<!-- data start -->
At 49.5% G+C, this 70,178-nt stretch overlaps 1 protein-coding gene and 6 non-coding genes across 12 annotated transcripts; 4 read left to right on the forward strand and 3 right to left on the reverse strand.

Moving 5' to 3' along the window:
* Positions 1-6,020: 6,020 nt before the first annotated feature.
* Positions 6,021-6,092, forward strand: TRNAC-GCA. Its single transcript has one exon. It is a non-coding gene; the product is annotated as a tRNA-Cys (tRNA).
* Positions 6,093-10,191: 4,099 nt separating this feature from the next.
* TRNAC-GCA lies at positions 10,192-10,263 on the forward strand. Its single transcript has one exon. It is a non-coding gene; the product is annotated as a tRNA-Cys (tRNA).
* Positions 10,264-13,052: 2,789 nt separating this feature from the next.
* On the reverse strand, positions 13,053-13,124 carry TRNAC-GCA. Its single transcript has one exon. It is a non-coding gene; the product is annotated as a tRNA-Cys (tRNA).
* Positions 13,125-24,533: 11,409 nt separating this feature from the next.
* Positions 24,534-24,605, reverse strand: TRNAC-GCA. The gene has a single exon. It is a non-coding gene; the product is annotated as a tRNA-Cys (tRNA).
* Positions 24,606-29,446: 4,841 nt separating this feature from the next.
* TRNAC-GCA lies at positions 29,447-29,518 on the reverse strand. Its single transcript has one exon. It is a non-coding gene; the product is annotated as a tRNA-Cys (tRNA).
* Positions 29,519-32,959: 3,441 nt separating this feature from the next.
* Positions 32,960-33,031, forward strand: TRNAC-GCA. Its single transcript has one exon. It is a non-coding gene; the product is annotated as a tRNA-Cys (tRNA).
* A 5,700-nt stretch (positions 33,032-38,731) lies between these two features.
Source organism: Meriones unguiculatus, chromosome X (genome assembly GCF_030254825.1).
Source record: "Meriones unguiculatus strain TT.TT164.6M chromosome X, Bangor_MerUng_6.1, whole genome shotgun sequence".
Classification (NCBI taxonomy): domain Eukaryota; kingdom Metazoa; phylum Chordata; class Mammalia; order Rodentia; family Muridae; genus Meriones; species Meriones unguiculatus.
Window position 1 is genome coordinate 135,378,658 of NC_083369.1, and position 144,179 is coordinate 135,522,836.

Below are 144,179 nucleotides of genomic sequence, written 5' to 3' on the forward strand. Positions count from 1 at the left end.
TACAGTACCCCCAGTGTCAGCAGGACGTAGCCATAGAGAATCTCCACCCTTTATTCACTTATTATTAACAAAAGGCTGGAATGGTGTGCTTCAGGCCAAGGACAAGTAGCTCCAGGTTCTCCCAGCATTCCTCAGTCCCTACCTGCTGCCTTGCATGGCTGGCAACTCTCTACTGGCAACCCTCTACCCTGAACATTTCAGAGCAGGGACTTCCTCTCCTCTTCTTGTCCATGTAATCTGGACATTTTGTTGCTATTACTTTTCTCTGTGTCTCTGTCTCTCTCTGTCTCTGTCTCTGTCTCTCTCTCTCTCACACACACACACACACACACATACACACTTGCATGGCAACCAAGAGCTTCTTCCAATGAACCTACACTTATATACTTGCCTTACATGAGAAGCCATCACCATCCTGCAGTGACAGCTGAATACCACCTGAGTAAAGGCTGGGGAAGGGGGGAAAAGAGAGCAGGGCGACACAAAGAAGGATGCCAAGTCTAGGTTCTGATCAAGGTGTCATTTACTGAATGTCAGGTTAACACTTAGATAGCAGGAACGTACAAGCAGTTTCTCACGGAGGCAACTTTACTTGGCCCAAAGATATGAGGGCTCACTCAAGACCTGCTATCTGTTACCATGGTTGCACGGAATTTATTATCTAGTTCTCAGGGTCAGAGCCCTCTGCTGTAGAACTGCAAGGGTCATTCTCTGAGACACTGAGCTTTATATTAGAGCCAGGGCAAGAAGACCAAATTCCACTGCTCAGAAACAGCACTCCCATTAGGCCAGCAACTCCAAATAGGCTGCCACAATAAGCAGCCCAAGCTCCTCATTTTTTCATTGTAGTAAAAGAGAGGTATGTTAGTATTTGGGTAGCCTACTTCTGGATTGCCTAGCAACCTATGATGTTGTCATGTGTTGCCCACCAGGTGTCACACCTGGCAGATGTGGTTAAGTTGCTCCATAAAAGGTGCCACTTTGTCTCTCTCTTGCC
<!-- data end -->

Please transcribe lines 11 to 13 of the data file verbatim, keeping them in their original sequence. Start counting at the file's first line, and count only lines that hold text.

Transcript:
* Positions 24,606-29,446: 4,841 nt separating this feature from the next.
* TRNAC-GCA lies at positions 29,447-29,518 on the reverse strand. Its single transcript has one exon. It is a non-coding gene; the product is annotated as a tRNA-Cys (tRNA).
* Positions 29,519-32,959: 3,441 nt separating this feature from the next.